Have you ever thought of if there is a higher norm above laws that our government has passed? What happens if our government passes an unjust law? Check out what previous legal scholars have said on the topic of natural rights! Feel free to comment on what you think.
Image from National Review, The American Understanding of Natural Rights
Aquinas (1225-74) - what is reasonable?
distinguishes eternal law (God), divine law (scripture), natural law (by reason), human law
we have a continuing duty to seek good
lex iniusta non est lex - an unjust law is not a law (though modern scholars maintain that he did not make the claim)
justify revolution as it infringed on individual's rights
Grotius (1583-1645) - the basis of public international law, the secularization of natural law
De Jure Belli ac Pacis: even if God doesn't exist, there will still be international law
Hobbes (1588-1679) - Leviathan
without a social contract, we will be in chaos
everything comes out of selfish nature
four laws of nature:
people cannot murder each other
a public authority (sovereign) has the responsibility to regulate/punish violations
people should honor the order
Locke (1632-1704) - limited
before social contract, life was in paradise (however, no protection of property)
secede parts of natural rights in a social contract to sovereign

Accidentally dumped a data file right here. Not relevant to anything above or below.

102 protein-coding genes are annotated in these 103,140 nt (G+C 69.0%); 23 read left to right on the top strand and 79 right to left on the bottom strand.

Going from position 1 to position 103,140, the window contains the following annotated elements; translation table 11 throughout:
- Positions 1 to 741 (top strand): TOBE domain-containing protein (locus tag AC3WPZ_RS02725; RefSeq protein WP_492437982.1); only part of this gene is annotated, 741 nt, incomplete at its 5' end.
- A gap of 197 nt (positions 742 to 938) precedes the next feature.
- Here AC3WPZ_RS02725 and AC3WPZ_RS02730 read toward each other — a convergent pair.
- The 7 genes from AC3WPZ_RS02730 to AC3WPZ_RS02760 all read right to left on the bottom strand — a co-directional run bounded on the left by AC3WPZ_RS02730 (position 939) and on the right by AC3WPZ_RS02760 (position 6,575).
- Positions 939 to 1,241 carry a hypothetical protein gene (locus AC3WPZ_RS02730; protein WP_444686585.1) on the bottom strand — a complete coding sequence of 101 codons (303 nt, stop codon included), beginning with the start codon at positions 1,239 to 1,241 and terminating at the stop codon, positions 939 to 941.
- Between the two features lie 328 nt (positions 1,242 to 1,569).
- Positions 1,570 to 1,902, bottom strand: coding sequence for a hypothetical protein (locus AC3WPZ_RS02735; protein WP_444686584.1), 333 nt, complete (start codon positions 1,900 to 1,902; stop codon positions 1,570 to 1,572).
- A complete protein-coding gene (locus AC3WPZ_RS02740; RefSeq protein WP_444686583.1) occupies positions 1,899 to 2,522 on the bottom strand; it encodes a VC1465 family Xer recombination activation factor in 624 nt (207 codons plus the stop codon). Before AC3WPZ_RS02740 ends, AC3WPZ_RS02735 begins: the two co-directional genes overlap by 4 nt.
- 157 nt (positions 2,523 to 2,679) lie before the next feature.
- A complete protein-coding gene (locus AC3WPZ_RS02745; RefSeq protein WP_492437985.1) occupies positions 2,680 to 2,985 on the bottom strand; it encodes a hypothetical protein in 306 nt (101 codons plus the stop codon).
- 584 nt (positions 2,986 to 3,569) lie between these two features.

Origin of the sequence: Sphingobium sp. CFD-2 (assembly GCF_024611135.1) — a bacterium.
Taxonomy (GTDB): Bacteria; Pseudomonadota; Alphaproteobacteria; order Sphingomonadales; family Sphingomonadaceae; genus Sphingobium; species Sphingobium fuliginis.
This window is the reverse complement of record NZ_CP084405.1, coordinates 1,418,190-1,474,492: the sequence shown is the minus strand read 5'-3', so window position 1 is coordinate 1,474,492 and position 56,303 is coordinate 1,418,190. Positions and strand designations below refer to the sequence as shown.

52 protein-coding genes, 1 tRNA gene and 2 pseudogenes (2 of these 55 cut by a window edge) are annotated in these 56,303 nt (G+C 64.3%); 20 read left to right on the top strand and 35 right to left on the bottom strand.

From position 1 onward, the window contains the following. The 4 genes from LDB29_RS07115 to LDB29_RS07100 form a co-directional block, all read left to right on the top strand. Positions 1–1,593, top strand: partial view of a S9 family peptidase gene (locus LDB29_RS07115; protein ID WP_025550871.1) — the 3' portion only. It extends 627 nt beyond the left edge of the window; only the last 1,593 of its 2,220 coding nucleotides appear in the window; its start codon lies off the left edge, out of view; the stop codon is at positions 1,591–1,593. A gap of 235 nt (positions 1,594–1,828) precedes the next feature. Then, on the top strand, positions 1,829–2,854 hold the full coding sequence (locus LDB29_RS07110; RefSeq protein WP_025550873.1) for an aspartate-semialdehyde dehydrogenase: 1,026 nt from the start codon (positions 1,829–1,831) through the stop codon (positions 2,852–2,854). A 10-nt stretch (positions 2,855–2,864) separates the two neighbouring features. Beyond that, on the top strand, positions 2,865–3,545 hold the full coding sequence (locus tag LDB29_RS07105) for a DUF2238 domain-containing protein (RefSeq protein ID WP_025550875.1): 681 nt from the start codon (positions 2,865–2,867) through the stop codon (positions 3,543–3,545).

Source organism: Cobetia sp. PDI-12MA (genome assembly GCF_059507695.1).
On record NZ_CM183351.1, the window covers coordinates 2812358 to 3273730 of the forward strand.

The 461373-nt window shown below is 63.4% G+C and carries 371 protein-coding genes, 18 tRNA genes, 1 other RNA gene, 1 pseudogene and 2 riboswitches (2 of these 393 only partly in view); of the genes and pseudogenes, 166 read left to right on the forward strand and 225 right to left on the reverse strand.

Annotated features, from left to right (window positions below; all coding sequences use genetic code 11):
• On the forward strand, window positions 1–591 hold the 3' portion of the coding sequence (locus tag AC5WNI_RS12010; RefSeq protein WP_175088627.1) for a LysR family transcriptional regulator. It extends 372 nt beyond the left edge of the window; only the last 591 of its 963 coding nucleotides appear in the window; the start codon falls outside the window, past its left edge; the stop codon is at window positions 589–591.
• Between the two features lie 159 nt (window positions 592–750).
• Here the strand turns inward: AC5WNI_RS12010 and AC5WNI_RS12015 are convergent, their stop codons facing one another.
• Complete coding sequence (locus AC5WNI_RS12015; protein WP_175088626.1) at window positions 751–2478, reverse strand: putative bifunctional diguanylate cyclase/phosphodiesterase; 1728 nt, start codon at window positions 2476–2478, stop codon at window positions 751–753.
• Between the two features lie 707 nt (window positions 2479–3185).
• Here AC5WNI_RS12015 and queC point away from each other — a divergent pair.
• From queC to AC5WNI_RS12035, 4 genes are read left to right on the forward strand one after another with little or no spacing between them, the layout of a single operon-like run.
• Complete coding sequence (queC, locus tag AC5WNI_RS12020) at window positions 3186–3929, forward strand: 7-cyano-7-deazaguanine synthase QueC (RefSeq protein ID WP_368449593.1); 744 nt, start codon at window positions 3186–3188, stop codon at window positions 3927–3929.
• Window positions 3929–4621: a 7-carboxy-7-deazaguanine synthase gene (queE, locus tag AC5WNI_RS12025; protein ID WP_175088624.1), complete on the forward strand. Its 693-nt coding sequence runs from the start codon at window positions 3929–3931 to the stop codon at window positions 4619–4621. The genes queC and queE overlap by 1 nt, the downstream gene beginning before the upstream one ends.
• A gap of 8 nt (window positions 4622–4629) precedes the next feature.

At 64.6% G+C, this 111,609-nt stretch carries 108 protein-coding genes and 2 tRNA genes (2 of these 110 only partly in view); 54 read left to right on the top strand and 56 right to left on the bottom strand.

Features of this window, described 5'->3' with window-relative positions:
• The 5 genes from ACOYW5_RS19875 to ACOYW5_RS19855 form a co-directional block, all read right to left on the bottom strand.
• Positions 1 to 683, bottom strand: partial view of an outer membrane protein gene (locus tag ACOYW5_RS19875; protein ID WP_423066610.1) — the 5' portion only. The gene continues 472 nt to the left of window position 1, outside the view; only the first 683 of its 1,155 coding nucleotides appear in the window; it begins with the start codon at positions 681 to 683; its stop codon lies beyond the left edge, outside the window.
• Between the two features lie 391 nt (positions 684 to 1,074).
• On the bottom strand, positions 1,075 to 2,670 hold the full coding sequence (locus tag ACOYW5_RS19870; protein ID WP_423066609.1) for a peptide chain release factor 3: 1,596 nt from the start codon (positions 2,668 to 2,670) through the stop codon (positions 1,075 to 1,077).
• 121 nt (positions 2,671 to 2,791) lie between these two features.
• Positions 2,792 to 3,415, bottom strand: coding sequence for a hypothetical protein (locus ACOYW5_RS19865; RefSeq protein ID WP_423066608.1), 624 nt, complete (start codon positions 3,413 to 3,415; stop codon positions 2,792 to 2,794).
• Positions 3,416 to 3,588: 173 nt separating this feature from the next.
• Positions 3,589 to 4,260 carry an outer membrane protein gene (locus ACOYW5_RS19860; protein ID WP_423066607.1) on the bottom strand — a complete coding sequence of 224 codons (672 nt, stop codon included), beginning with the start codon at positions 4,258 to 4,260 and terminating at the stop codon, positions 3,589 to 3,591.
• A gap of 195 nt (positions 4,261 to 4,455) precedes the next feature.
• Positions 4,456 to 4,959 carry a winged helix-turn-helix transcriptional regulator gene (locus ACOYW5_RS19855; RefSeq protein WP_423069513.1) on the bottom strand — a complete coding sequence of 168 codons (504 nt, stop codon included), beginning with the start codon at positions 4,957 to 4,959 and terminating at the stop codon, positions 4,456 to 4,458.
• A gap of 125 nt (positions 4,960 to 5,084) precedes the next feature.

preserve natural rights to life: life, liberty, property, and enjoyment of private rights
prototype of limited government
Rousseau (1712-78) - man must 'be forced to be free'
'general will' can infringe upon those rights to protect the society
democratism and totalitarianism - dictatorship in the name of liberty and equality
Hume (1711-76) - questioning the logic behind natural rights
what ought to be could not be derived from what is
however, in the Nuremberg trial (real-world application), judges perceive natural rights as a benchmark for positive law. Latter flourishment of ECHR.
Lon Fuller (1902-78) - 'inner morality of law'
there's a difference between law "exists" and law being "effective"
eight 'desiderata' certifies of a ruler
possibility of compliance
congruence between declared rule and official action
doesn't prevent an evil regime
John Finnis (1940) - our determination of whether a law is 'good' is on the basis of us making assumptions
what leads to a desirable life? seven basic forms of human flourishing
'religion' (does not have to be organized religion, can just be a spiritual experience)
says that Aquinas meant that 'experiencing one nature' is possible with finding a common good
The information provided above is all credited to Raymond Wacks's Philosophy of Law: A Very Short Introduction.
P.S. If you are really interested in exploring the world of jurisprudence (on 'What is law?"), make sure to check out his book!!
Recent PostsSee All
The Eleventh Amendment to the US Constitution is a rather arcane and little-known section of the Constitution. It is interesting, however, because it has a far larger, and more nefarious, impact on th